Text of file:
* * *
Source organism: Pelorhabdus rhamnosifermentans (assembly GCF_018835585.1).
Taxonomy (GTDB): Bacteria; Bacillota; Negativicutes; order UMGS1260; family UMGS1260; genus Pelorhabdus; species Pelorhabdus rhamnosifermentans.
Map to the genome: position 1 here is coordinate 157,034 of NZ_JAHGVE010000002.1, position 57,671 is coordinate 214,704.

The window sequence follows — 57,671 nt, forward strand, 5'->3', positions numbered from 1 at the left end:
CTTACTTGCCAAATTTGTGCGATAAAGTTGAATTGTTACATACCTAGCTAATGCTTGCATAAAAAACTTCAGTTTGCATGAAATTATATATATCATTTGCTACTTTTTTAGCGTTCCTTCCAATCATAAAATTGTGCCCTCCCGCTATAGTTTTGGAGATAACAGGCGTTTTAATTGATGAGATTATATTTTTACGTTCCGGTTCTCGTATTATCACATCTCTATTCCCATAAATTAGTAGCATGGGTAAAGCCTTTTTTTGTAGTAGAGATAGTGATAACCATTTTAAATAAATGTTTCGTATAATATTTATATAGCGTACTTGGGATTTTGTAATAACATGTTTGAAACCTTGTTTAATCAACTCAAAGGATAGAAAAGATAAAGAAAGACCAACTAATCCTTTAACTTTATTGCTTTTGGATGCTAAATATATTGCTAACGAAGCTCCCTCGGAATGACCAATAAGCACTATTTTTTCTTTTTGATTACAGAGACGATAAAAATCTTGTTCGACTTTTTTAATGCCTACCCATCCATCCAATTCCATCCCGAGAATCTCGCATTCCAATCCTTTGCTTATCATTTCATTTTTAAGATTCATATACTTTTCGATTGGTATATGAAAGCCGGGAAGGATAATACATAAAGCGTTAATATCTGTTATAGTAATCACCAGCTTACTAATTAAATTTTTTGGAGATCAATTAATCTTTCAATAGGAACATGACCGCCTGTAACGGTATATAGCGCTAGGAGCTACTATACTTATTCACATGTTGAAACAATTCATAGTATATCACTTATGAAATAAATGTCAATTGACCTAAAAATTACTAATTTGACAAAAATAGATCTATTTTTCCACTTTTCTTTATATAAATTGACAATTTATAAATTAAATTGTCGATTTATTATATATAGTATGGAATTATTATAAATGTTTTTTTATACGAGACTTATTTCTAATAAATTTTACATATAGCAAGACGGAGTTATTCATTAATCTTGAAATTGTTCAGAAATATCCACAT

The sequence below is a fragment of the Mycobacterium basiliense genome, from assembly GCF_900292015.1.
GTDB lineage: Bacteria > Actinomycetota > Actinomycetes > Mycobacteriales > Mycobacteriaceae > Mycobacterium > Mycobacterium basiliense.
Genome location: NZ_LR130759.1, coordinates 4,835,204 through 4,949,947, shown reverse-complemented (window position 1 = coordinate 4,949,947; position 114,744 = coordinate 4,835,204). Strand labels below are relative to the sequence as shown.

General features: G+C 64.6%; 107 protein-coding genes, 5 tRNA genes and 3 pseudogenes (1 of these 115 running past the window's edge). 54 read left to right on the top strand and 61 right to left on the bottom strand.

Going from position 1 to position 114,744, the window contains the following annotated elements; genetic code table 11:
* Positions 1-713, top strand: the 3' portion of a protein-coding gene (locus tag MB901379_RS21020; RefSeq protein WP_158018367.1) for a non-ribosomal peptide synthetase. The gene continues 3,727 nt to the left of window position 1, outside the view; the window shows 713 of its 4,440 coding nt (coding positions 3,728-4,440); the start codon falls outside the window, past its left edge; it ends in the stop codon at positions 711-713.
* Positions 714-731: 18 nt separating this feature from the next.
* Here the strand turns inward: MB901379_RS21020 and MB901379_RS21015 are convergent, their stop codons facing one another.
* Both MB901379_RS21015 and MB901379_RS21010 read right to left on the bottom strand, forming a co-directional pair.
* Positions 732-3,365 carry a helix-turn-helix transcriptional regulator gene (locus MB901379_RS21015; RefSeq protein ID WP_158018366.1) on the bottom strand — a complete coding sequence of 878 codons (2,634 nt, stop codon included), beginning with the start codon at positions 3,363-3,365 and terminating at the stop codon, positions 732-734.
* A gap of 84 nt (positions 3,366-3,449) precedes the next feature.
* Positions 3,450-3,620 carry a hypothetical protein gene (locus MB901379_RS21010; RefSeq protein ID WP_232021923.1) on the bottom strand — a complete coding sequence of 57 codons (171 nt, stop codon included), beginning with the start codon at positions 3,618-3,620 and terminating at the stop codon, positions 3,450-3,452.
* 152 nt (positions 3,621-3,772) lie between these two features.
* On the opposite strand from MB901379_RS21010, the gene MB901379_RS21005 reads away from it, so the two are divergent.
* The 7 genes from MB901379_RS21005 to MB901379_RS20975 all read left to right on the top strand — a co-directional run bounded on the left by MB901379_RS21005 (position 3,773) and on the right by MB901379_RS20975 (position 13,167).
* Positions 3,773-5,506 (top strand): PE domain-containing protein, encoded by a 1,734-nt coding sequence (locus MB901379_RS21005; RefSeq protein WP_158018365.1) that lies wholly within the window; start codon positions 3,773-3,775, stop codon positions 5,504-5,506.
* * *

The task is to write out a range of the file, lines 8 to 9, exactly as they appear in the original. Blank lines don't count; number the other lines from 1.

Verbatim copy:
Genome location: NZ_LR130759.1, coordinates 4,835,204 through 4,949,947, shown reverse-complemented (window position 1 = coordinate 4,949,947; position 114,744 = coordinate 4,835,204). Strand labels below are relative to the sequence as shown.

General features: G+C 64.6%; 107 protein-coding genes, 5 tRNA genes and 3 pseudogenes (1 of these 115 running past the window's edge). 54 read left to right on the top strand and 61 right to left on the bottom strand.